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A systematic approach to modeling, capturing, and disseminating proteomics experimental data


Both the generation and the analysis of proteome data are becoming increasingly widespread, and the field of proteomics is moving incrementally toward high-throughput approaches. Techniques are also increasing in complexity as the relevant technologies evolve. A standard representation of both the methods used and the data generated in proteomics experiments, analogous to that of the MIAME (minimum information about a microarray experiment) guidelines for transcriptomics, and the associated MAGE (microarray gene expression) object model and XML (extensible markup language) implementation, has yet to emerge. This hinders the handling, exchange, and dissemination of proteomics data. Here, we present a UML (unified modeling language) approach to proteomics experimental data, describe XML and SQL (structured query language) implementations of that model, and discuss capture, storage, and dissemination strategies. These make explicit what data might be most usefully captured about proteomics experiments and provide complementary routes toward the implementation of a proteome repository.

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Figure 1: Examples of the types of data generated by proteomics experiments.
Figure 2: The PEDRo UML class diagram provides a conceptual model of proteomics experiment data, which form the basis for the XML and relational schemas.
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Special thanks go to Francesco Brancia, Jenny Ho, and Sandy Yates for their critical appraisal of the Schema at various stages. This work was supported by a grant from the Investigating Gene Function (IGF) Initiative of the Biotechnology & Biological Sciences Research Council to S.G.O., N.W.P., A.B., S.G., S.H., P.C., and A.J.P.B. for the COGEME (Consortium for the Functional Genomics of Microbial Eukaryotes) program. D.B.K. thanks the BBSRC for financial support, also under the IGF initiative. K.L.G. is supported by the North West Regional e-Science centre (ESNW), within the UK eScience Programme. Many people have contributed their advice and expertise to the design of PEDRo, at various meetings formal and otherwise, notably attendees at the 2002 Proteomics Standards Initiative meeting of the Human Proteome Organisation at the European Bioinformatics Institute.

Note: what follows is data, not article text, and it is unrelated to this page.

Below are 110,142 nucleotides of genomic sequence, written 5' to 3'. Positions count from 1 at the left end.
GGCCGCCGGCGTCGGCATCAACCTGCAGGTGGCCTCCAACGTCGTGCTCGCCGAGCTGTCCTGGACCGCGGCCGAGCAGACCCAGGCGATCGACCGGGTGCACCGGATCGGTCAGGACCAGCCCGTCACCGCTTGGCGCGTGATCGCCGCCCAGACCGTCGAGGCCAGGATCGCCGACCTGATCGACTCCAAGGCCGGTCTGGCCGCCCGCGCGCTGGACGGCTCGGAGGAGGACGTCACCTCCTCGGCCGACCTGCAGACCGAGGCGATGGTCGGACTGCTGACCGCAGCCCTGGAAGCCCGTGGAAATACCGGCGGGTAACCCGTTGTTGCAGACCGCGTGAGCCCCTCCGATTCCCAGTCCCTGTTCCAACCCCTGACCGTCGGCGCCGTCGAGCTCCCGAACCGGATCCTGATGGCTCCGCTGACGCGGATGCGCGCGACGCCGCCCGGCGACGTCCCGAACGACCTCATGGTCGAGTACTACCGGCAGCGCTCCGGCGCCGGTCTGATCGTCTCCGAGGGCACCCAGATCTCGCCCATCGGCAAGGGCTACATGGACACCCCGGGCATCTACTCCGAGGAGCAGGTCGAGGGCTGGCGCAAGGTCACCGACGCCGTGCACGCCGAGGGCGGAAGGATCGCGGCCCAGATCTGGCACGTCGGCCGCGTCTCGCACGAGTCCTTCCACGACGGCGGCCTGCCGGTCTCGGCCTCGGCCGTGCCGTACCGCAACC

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Correspondence to Stephen G. Oliver.

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Taylor, C., Paton, N., Garwood, K. et al. A systematic approach to modeling, capturing, and disseminating proteomics experimental data. Nat Biotechnol 21, 247–254 (2003).

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